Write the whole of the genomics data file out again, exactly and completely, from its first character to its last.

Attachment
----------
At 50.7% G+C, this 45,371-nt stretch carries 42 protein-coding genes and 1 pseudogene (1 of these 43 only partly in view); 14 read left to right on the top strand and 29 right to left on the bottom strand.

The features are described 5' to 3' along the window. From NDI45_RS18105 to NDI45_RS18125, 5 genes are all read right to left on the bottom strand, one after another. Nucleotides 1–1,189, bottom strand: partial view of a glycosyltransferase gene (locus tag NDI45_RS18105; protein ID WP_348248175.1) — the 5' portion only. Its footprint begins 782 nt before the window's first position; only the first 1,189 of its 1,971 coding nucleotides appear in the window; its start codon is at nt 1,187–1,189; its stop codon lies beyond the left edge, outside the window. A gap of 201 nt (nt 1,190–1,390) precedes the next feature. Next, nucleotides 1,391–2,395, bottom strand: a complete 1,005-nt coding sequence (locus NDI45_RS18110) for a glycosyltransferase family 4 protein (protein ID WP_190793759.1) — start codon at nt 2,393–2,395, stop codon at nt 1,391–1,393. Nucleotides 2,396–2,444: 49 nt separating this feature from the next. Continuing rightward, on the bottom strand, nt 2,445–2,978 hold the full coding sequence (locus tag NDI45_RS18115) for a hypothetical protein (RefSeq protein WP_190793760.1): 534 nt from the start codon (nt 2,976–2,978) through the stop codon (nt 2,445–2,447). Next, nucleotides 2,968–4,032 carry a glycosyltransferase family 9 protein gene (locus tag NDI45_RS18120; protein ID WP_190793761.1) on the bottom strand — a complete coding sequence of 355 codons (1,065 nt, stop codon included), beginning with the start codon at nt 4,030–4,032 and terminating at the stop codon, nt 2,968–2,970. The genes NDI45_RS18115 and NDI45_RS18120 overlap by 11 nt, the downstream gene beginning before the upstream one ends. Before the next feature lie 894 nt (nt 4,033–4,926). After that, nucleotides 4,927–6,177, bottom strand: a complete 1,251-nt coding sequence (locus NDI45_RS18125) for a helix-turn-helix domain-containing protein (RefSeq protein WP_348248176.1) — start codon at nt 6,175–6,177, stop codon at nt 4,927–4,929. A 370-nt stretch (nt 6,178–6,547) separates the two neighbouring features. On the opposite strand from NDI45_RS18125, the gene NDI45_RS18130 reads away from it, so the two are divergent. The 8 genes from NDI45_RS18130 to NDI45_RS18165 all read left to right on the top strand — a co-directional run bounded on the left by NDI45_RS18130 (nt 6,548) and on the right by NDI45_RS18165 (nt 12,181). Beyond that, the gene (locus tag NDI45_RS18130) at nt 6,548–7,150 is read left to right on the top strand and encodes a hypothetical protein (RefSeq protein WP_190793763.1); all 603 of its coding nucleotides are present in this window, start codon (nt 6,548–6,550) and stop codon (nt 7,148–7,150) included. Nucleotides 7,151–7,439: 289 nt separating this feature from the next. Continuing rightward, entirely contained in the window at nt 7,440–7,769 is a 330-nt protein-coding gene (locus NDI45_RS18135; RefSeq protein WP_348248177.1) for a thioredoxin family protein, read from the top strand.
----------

At 50.7% G+C, this 45,371-nt stretch carries 42 protein-coding genes and 1 pseudogene (1 of these 43 only partly in view); 14 read left to right on the top strand and 29 right to left on the bottom strand.

The features are described 5' to 3' along the window. From NDI45_RS18105 to NDI45_RS18125, 5 genes are all read right to left on the bottom strand, one after another. Nucleotides 1–1,189, bottom strand: partial view of a glycosyltransferase gene (locus tag NDI45_RS18105; protein ID WP_348248175.1) — the 5' portion only. Its footprint begins 782 nt before the window's first position; only the first 1,189 of its 1,971 coding nucleotides appear in the window; its start codon is at nt 1,187–1,189; its stop codon lies beyond the left edge, outside the window. A gap of 201 nt (nt 1,190–1,390) precedes the next feature. Next, nucleotides 1,391–2,395, bottom strand: a complete 1,005-nt coding sequence (locus NDI45_RS18110) for a glycosyltransferase family 4 protein (protein ID WP_190793759.1) — start codon at nt 2,393–2,395, stop codon at nt 1,391–1,393. Nucleotides 2,396–2,444: 49 nt separating this feature from the next. Continuing rightward, on the bottom strand, nt 2,445–2,978 hold the full coding sequence (locus tag NDI45_RS18115) for a hypothetical protein (RefSeq protein WP_190793760.1): 534 nt from the start codon (nt 2,976–2,978) through the stop codon (nt 2,445–2,447). Next, nucleotides 2,968–4,032 carry a glycosyltransferase family 9 protein gene (locus tag NDI45_RS18120; protein ID WP_190793761.1) on the bottom strand — a complete coding sequence of 355 codons (1,065 nt, stop codon included), beginning with the start codon at nt 4,030–4,032 and terminating at the stop codon, nt 2,968–2,970. The genes NDI45_RS18115 and NDI45_RS18120 overlap by 11 nt, the downstream gene beginning before the upstream one ends. Before the next feature lie 894 nt (nt 4,033–4,926). After that, nucleotides 4,927–6,177, bottom strand: a complete 1,251-nt coding sequence (locus NDI45_RS18125) for a helix-turn-helix domain-containing protein (RefSeq protein WP_348248176.1) — start codon at nt 6,175–6,177, stop codon at nt 4,927–4,929. A 370-nt stretch (nt 6,178–6,547) separates the two neighbouring features. On the opposite strand from NDI45_RS18125, the gene NDI45_RS18130 reads away from it, so the two are divergent. The 8 genes from NDI45_RS18130 to NDI45_RS18165 all read left to right on the top strand — a co-directional run bounded on the left by NDI45_RS18130 (nt 6,548) and on the right by NDI45_RS18165 (nt 12,181). Beyond that, the gene (locus tag NDI45_RS18130) at nt 6,548–7,150 is read left to right on the top strand and encodes a hypothetical protein (RefSeq protein WP_190793763.1); all 603 of its coding nucleotides are present in this window, start codon (nt 6,548–6,550) and stop codon (nt 7,148–7,150) included. Nucleotides 7,151–7,439: 289 nt separating this feature from the next. Continuing rightward, entirely contained in the window at nt 7,440–7,769 is a 330-nt protein-coding gene (locus NDI45_RS18135; RefSeq protein WP_348248177.1) for a thioredoxin family protein, read from the top strand.